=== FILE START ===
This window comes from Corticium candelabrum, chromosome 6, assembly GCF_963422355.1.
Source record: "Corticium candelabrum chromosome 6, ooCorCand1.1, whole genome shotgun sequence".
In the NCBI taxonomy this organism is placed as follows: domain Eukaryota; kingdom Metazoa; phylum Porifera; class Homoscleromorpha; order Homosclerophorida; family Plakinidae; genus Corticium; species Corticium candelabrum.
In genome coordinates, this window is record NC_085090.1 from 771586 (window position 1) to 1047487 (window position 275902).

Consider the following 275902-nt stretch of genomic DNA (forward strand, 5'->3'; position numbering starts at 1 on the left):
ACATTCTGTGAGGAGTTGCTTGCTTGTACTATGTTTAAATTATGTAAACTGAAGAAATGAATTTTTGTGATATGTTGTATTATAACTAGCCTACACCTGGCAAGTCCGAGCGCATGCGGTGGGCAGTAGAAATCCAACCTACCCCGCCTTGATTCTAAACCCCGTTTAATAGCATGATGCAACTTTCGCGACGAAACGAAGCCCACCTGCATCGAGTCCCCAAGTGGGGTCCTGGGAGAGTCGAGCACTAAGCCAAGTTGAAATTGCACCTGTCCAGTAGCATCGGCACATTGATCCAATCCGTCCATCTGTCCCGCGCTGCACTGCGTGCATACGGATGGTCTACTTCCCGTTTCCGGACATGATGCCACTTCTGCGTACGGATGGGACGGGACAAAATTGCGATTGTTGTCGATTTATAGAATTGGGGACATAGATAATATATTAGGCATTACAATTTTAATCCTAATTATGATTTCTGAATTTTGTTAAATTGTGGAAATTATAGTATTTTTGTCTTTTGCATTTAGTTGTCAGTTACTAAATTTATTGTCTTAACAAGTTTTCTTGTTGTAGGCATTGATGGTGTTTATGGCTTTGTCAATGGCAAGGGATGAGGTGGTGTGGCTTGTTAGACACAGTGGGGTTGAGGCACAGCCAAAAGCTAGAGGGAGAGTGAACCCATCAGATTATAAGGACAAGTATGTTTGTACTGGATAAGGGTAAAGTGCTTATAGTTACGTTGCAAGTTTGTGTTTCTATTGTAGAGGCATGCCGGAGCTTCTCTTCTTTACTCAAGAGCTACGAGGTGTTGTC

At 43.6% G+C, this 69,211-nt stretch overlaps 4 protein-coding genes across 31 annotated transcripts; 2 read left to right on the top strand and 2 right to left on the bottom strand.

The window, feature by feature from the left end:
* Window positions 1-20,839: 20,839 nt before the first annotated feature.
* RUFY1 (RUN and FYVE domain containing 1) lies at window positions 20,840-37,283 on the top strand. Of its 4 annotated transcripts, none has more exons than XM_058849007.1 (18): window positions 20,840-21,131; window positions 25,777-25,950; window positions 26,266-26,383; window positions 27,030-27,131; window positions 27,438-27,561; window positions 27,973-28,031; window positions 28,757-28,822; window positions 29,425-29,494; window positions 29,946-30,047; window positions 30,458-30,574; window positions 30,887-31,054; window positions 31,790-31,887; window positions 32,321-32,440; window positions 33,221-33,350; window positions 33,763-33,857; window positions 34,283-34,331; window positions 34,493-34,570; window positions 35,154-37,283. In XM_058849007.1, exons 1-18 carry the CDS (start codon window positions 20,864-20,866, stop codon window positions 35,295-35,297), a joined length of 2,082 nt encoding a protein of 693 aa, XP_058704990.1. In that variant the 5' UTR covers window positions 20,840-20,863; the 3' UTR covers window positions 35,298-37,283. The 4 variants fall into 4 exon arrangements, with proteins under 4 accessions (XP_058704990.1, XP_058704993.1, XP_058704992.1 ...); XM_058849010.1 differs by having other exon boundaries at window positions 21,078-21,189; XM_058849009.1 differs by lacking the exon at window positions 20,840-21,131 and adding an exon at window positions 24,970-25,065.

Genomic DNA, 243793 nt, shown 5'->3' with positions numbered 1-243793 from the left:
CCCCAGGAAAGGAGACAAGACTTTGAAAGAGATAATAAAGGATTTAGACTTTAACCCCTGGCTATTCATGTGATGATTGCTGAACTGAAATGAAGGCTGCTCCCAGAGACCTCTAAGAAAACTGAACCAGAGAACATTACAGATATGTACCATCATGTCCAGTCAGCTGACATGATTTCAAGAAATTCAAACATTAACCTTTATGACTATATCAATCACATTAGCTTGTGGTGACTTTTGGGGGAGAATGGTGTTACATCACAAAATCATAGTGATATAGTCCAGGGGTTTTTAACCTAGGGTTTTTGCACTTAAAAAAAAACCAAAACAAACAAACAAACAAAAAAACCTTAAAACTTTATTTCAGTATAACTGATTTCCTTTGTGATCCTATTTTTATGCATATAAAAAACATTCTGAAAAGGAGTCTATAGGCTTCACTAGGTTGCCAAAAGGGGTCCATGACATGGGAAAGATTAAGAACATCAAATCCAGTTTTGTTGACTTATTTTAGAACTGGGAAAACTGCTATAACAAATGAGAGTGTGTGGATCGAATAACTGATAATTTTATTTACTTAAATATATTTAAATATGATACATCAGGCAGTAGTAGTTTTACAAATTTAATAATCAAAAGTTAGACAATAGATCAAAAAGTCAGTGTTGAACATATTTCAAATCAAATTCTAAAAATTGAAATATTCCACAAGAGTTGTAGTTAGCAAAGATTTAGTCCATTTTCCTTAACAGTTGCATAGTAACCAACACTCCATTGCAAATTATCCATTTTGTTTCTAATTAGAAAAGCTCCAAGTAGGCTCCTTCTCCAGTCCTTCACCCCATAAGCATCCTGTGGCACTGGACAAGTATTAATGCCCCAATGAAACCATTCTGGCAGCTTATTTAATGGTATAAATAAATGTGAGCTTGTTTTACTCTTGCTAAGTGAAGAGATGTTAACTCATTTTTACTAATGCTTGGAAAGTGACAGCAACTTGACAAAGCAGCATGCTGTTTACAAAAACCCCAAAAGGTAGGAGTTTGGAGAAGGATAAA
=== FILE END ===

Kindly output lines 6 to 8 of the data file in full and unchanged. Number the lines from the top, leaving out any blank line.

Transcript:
ACATTCTGTGAGGAGTTGCTTGCTTGTACTATGTTTAAATTATGTAAACTGAAGAAATGAATTTTTGTGATATGTTGTATTATAACTAGCCTACACCTGGCAAGTCCGAGCGCATGCGGTGGGCAGTAGAAATCCAACCTACCCCGCCTTGATTCTAAACCCCGTTTAATAGCATGATGCAACTTTCGCGACGAAACGAAGCCCACCTGCATCGAGTCCCCAAGTGGGGTCCTGGGAGAGTCGAGCACTAAGCCAAGTTGAAATTGCACCTGTCCAGTAGCATCGGCACATTGATCCAATCCGTCCATCTGTCCCGCGCTGCACTGCGTGCATACGGATGGTCTACTTCCCGTTTCCGGACATGATGCCACTTCTGCGTACGGATGGGACGGGACAAAATTGCGATTGTTGTCGATTTATAGAATTGGGGACATAGATAATATATTAGGCATTACAATTTTAATCCTAATTATGATTTCTGAATTTTGTTAAATTGTGGAAATTATAGTATTTTTGTCTTTTGCATTTAGTTGTCAGTTACTAAATTTATTGTCTTAACAAGTTTTCTTGTTGTAGGCATTGATGGTGTTTATGGCTTTGTCAATGGCAAGGGATGAGGTGGTGTGGCTTGTTAGACACAGTGGGGTTGAGGCACAGCCAAAAGCTAGAGGGAGAGTGAACCCATCAGATTATAAGGACAAGTATGTTTGTACTGGATAAGGGTAAAGTGCTTATAGTTACGTTGCAAGTTTGTGTTTCTATTGTAGAGGCATGCCGGAGCTTCTCTTCTTTACTCAAGAGCTACGAGGTGTTGTC

At 43.6% G+C, this 69,211-nt stretch overlaps 4 protein-coding genes across 31 annotated transcripts; 2 read left to right on the top strand and 2 right to left on the bottom strand.

The window, feature by feature from the left end: